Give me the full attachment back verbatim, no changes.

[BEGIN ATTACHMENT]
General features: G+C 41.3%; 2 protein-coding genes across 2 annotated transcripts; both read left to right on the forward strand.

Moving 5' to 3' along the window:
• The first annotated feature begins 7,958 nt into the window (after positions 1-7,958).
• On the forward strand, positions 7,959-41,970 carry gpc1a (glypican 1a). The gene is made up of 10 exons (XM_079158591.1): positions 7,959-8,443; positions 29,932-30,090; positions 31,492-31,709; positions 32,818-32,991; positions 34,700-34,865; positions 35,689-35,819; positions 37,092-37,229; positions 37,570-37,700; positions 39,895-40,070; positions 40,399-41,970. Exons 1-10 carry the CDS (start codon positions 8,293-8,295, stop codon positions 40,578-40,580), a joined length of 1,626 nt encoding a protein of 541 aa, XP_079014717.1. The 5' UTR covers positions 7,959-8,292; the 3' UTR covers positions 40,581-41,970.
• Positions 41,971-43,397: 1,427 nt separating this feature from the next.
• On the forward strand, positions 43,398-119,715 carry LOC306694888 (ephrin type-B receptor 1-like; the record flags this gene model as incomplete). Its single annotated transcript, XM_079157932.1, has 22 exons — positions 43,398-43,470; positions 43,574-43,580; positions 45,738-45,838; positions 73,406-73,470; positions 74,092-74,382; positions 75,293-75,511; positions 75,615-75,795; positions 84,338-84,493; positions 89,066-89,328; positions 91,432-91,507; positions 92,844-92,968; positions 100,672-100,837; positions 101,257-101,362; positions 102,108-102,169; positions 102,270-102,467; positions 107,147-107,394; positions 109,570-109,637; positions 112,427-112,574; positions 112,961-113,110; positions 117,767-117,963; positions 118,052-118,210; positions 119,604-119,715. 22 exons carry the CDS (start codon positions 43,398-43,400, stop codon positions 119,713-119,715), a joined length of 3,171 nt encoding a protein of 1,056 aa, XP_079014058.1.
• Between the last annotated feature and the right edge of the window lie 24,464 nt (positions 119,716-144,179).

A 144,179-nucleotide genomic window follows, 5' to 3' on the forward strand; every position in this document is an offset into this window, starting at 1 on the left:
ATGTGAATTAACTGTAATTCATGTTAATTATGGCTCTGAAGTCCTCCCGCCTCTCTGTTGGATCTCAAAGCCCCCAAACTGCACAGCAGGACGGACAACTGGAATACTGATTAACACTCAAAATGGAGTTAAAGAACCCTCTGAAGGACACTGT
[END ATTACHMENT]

General features: G+C 41.3%; 2 protein-coding genes across 2 annotated transcripts; both read left to right on the forward strand.

Moving 5' to 3' along the window:
• The first annotated feature begins 7,958 nt into the window (after positions 1-7,958).
• On the forward strand, positions 7,959-41,970 carry gpc1a (glypican 1a). The gene is made up of 10 exons (XM_079158591.1): positions 7,959-8,443; positions 29,932-30,090; positions 31,492-31,709; positions 32,818-32,991; positions 34,700-34,865; positions 35,689-35,819; positions 37,092-37,229; positions 37,570-37,700; positions 39,895-40,070; positions 40,399-41,970. Exons 1-10 carry the CDS (start codon positions 8,293-8,295, stop codon positions 40,578-40,580), a joined length of 1,626 nt encoding a protein of 541 aa, XP_079014717.1. The 5' UTR covers positions 7,959-8,292; the 3' UTR covers positions 40,581-41,970.
• Positions 41,971-43,397: 1,427 nt separating this feature from the next.
• On the forward strand, positions 43,398-119,715 carry LOC306694888 (ephrin type-B receptor 1-like; the record flags this gene model as incomplete). Its single annotated transcript, XM_079157932.1, has 22 exons — positions 43,398-43,470; positions 43,574-43,580; positions 45,738-45,838; positions 73,406-73,470; positions 74,092-74,382; positions 75,293-75,511; positions 75,615-75,795; positions 84,338-84,493; positions 89,066-89,328; positions 91,432-91,507; positions 92,844-92,968; positions 100,672-100,837; positions 101,257-101,362; positions 102,108-102,169; positions 102,270-102,467; positions 107,147-107,394; positions 109,570-109,637; positions 112,427-112,574; positions 112,961-113,110; positions 117,767-117,963; positions 118,052-118,210; positions 119,604-119,715. 22 exons carry the CDS (start codon positions 43,398-43,400, stop codon positions 119,713-119,715), a joined length of 3,171 nt encoding a protein of 1,056 aa, XP_079014058.1.
• Between the last annotated feature and the right edge of the window lie 24,464 nt (positions 119,716-144,179).

A 144,179-nucleotide genomic window follows, 5' to 3' on the forward strand; every position in this document is an offset into this window, starting at 1 on the left:
ATGTGAATTAACTGTAATTCATGTTAATTATGGCTCTGAAGTCCTCCCGCCTCTCTGTTGGATCTCAAAGCCCCCAAACTGCACAGCAGGACGGACAACTGGAATACTGATTAACACTCAAAATGGAGTTAAAGAACCCTCTGAAGGACACTGT